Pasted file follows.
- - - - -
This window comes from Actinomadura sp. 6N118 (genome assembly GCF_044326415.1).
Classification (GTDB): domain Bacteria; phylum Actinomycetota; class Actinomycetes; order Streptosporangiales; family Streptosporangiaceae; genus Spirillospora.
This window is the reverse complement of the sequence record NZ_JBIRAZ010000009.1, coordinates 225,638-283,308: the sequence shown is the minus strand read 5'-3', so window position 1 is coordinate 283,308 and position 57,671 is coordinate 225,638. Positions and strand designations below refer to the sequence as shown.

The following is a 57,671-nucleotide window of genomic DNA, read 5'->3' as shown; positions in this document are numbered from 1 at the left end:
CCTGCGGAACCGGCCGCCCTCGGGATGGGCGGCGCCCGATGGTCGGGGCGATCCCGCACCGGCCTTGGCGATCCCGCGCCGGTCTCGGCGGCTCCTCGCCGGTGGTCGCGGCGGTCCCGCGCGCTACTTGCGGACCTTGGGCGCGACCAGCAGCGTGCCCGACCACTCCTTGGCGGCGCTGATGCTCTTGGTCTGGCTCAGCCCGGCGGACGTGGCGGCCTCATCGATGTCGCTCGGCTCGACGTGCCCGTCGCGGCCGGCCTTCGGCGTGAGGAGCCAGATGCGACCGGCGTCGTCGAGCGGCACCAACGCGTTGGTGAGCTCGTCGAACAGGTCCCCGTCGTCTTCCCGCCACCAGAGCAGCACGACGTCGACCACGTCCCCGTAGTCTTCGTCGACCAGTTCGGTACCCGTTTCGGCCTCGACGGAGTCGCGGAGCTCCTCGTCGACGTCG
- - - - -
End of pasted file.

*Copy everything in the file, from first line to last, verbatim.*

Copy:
This window comes from Actinomadura sp. 6N118 (genome assembly GCF_044326415.1).
Classification (GTDB): domain Bacteria; phylum Actinomycetota; class Actinomycetes; order Streptosporangiales; family Streptosporangiaceae; genus Spirillospora.
This window is the reverse complement of the sequence record NZ_JBIRAZ010000009.1, coordinates 225,638-283,308: the sequence shown is the minus strand read 5'-3', so window position 1 is coordinate 283,308 and position 57,671 is coordinate 225,638. Positions and strand designations below refer to the sequence as shown.

The following is a 57,671-nucleotide window of genomic DNA, read 5'->3' as shown; positions in this document are numbered from 1 at the left end:
CCTGCGGAACCGGCCGCCCTCGGGATGGGCGGCGCCCGATGGTCGGGGCGATCCCGCACCGGCCTTGGCGATCCCGCGCCGGTCTCGGCGGCTCCTCGCCGGTGGTCGCGGCGGTCCCGCGCGCTACTTGCGGACCTTGGGCGCGACCAGCAGCGTGCCCGACCACTCCTTGGCGGCGCTGATGCTCTTGGTCTGGCTCAGCCCGGCGGACGTGGCGGCCTCATCGATGTCGCTCGGCTCGACGTGCCCGTCGCGGCCGGCCTTCGGCGTGAGGAGCCAGATGCGACCGGCGTCGTCGAGCGGCACCAACGCGTTGGTGAGCTCGTCGAACAGGTCCCCGTCGTCTTCCCGCCACCAGAGCAGCACGACGTCGACCACGTCCCCGTAGTCTTCGTCGACCAGTTCGGTACCCGTTTCGGCCTCGACGGAGTCGCGGAGCTCCTCGTCGACGTCG